Annotated Bib: Adaptations of 18th c. texts, including Richardson’s Clarissa

Foundational Text: Marsden, Jean I.. The Re-Imagined Text : Shakespeare, Adaptation, and Eighteenth-Century Literary Theory, University Press of Kentucky, 1995. ProQuest Ebook Central, https://www.proquest.com/legacydocview/EBC/1915671?accountid=7107.

Marsden explores the notion of “radical adaptation” in the context of Shakespeare’s plays written between the mid 17th to 18th centuries, looking specifically at the characteristic features of (1) linguistic and moral simplification, (2) rewritten women, and (3) politicization of the story. (1) Marsden argues Restoration adaptors of Shakespeare’s texts did not consider the original language of his plays to be an essential part of his genius, and often times replaced his text with a “more refined and modern English,” ranging from updating his expressions and word choices to, at times, rewriting plays entirely. Playwrights and critics of the time did not believe the language of his work to be an intrinsic element of his genius. (2) the increase in female actresses after the 1660s and resulting societal changes instigated a number of theatrical and changes, including more breeching roles, a resurgence of pathetic drama as a means toward a less obvious form of titillation, the concept that women inhabited a starkly different world than their male counterparts, and a focus on the pathos of passive female virtue (often resulting in a flattening of their characterizations). This final point appears in its most extreme form in “the adapters’ fondness for scenes of attempted rape (39),” which “functions to establish moral distinctions…provid[ing] clear evidence of villainy, making the distinction between good and evil characters more obvious (40).” (3) With the Restoration providing a new political climate, Shakespeare’s adaptors discovered new opportunities in the treatment of his plays and plots, using the texts as a breeding grounds to develop and inform audiences of their views of their contemporary political climates. Marsden continues to explore these characteristics of the adaptations and reveals that despite the enthusiastic growth of these adapted texts, they quickly disappeared less than a century later, as the focus and importance on Shakespeare’s language grew more valued.

Hopkins, Lisa. “The Transference of ‘Clarissa’: Psychoanalysis and the Realm of the Feminine.” Critical Survey, vol. 6, no. 2, 1994, pp. 218–25, http://www.jstor.org/stable/41555823. Accessed 11 Apr. 2022.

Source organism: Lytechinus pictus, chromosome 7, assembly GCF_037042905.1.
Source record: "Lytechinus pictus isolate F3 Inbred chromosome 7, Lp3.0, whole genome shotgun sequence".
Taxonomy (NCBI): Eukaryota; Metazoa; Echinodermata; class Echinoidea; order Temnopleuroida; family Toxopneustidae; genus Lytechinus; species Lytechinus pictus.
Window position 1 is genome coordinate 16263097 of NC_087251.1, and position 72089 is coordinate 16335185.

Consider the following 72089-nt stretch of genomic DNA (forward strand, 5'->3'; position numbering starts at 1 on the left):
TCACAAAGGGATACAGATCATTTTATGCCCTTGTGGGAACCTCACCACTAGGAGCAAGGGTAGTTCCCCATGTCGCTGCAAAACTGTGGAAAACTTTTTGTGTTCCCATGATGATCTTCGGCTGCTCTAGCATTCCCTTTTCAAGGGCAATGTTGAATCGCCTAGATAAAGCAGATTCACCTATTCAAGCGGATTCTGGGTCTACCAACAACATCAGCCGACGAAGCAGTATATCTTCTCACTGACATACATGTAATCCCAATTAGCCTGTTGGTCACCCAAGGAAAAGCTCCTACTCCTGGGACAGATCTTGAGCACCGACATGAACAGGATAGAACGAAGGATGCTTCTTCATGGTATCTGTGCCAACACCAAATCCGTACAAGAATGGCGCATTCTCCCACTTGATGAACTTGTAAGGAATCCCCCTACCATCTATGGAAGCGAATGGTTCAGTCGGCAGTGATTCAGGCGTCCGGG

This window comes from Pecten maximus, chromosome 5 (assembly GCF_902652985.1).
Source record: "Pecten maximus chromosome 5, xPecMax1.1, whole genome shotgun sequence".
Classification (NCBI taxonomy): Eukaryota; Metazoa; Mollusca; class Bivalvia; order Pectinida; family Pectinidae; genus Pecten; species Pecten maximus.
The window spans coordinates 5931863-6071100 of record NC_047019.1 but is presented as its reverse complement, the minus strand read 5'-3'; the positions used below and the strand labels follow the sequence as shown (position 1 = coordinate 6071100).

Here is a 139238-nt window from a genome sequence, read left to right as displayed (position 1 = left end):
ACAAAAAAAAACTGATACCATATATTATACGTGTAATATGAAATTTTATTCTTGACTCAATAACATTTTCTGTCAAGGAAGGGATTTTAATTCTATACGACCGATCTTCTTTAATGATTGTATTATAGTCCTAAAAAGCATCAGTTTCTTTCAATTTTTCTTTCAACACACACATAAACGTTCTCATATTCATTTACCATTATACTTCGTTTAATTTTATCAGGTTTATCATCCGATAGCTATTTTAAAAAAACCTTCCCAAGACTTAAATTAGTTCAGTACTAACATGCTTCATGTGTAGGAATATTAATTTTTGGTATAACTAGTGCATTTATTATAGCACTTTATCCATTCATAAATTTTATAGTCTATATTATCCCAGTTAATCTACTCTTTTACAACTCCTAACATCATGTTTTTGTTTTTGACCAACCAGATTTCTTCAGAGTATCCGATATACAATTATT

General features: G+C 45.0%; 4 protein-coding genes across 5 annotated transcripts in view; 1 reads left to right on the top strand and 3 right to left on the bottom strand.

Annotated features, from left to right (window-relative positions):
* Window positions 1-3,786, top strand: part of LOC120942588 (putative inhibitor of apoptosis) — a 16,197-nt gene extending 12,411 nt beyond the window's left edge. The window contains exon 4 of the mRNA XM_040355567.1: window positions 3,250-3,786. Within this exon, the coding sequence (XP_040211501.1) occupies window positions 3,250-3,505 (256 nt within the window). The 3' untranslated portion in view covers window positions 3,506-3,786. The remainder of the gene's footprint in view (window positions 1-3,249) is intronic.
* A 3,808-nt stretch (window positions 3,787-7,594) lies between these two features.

Hopkins delves deeply into the transference of Clarissa from Richardson’s 1500 page novel to the 1991 BBC television adaptation, arguing that although there is much to be admired in adapting such a long text into three hours of television, without sacrificing any of the main plot points of the story, ultimately adapting the novel has flattened most of the characters’ psychologies, most drastically those of the women; the BBC adaptation portrays the main female characters (primarily Clarissa and Anna) as acting in manners over which they have no true psychological understandings over, and therefore, “trapped as perpetual victims of their own misunderstood and repressed desires (219).” Hopkins’ points of comparison between the texts include (1) the narrative perspective, about which she argues that the role of camera is akin to that of Belford—a safe and unaffected vantage point for the audience; (2) Clarissa’s rape, which is surrounded by much more suspense and horror in the novel for its opaqueness and the reader losing access to Clarissa’s POV at the critical moment, whereas in the television adaptation, the focus is wholeheartedly on Clarissa for the majority of the story, therefore rendering the rape scene not as powerful; (3) Clarissa’s dream—which, in the adaptation, seizes only the most obviously visual and sexualized elements from the description in the novel, and thus, seeing Clarissa’s subconscious desire as an excess of fear rather than of Lovelace’s actual malice; and (4) the displacement of the concern with motherhood transferred completely to Clarissa on the screen, therefore making her the most “fully psychologized character in the series, surrounded by monsters.”